Caveat: When using thyroglobulin to assess iodine status, it is important to either have previously confirmed or simultaneously test for anti-TPO and especially anti-Tgbn antibodies because autoimmune thyroid tissue destruction can also cause increases in thyroglobulin unrelated to iodine status. Importantly, if you’re considering molecular iodine-only supplementation, this information influences the level of monitoring necessary during that treatment.
3. Urinary Iodine and Bromine
Urinary iodine measured via ICP-MS is a direct and simple way to test for recent iodine sufficiency without the interference from bromine found with ion electrode testing. Traditional ion electrode testing can’t tell the difference between iodine and bromine. But even ICP-MS iodine testing is inappropriate for discerning longer-term iodine status without putting it together with the aforementioned thyroid markers.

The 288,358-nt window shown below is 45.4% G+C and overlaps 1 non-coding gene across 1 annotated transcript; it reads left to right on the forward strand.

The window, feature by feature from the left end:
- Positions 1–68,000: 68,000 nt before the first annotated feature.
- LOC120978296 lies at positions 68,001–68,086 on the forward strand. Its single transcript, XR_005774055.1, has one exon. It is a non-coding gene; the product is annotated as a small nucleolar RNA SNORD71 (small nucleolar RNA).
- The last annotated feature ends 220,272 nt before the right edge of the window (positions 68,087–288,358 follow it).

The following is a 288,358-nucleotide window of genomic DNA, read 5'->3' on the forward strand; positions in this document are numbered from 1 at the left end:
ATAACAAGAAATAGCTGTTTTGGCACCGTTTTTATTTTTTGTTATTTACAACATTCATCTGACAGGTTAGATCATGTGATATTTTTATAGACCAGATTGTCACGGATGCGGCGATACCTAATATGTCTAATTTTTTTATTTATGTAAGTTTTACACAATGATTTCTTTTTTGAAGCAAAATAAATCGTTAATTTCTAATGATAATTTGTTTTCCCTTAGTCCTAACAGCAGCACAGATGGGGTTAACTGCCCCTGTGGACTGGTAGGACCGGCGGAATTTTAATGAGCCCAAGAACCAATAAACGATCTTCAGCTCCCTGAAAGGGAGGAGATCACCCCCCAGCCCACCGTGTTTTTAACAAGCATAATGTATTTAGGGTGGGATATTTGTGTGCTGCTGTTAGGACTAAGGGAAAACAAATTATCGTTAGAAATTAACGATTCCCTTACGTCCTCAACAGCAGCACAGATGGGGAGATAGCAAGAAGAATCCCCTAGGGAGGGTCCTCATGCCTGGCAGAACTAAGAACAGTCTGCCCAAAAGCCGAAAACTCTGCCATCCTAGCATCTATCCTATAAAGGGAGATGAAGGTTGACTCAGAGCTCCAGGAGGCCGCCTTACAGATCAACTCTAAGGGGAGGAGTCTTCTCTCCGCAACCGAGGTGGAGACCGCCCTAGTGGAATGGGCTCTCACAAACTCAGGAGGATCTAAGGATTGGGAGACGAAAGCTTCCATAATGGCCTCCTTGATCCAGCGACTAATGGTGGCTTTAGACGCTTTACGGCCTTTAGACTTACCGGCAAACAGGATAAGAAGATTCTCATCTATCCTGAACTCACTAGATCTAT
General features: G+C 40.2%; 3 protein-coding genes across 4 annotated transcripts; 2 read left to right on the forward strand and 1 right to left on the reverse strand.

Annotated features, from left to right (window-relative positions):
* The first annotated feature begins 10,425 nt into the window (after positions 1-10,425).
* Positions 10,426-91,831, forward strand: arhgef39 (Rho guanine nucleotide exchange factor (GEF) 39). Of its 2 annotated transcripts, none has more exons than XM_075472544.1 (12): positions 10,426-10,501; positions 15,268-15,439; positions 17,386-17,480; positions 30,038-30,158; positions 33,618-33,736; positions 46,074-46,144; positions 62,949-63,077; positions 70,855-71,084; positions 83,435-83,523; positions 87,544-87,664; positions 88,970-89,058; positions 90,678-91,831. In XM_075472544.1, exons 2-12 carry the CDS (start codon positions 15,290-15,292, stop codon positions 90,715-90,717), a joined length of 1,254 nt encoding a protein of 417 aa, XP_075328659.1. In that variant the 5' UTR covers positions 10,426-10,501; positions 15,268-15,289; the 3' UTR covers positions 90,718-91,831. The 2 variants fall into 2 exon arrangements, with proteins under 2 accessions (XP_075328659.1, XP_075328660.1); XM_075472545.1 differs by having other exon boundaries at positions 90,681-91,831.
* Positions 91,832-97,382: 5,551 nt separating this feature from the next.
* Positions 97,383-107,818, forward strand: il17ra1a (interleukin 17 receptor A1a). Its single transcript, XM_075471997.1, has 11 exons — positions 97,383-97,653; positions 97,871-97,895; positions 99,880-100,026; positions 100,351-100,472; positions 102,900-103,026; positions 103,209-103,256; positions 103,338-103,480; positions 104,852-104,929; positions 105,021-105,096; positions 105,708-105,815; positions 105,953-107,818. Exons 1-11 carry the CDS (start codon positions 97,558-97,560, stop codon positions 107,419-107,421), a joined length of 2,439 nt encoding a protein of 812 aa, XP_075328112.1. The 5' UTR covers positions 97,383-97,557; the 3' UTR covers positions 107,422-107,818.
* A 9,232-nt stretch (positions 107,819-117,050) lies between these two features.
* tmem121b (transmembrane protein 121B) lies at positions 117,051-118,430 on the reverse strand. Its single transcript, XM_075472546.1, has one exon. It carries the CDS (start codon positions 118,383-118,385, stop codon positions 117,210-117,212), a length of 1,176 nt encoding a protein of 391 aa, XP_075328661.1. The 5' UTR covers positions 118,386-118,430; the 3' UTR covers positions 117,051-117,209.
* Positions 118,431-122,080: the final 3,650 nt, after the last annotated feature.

Other methods of testing for functional iodine deficiency have frustratingly fallen short of the scientific bar. In particular, the “iodine loading test” can no longer be recommended due to its premise being based on a long-propagated misapplication of earlier literature exploring the expected iodine clearance after a high dose of iodine and very low sensitivity as a result.
Notes for testing: For a baseline urinary iodine level for those previously supplementing, the recommendation varies by the previous dose. After stopping supraphysiologic dosing (1100 µg – 6.0 mg), 7-10 days is usually enough time to return to baseline. For those using physiologic doses (150 µg – 1100 µg), 3 days off is recommended. After a CT scan with iodine contrast or dosages > 6.0 mg, it can take 4 – 6 weeks to clear that iodine. Lab values can reach the tens of thousands for those who test too early afterward!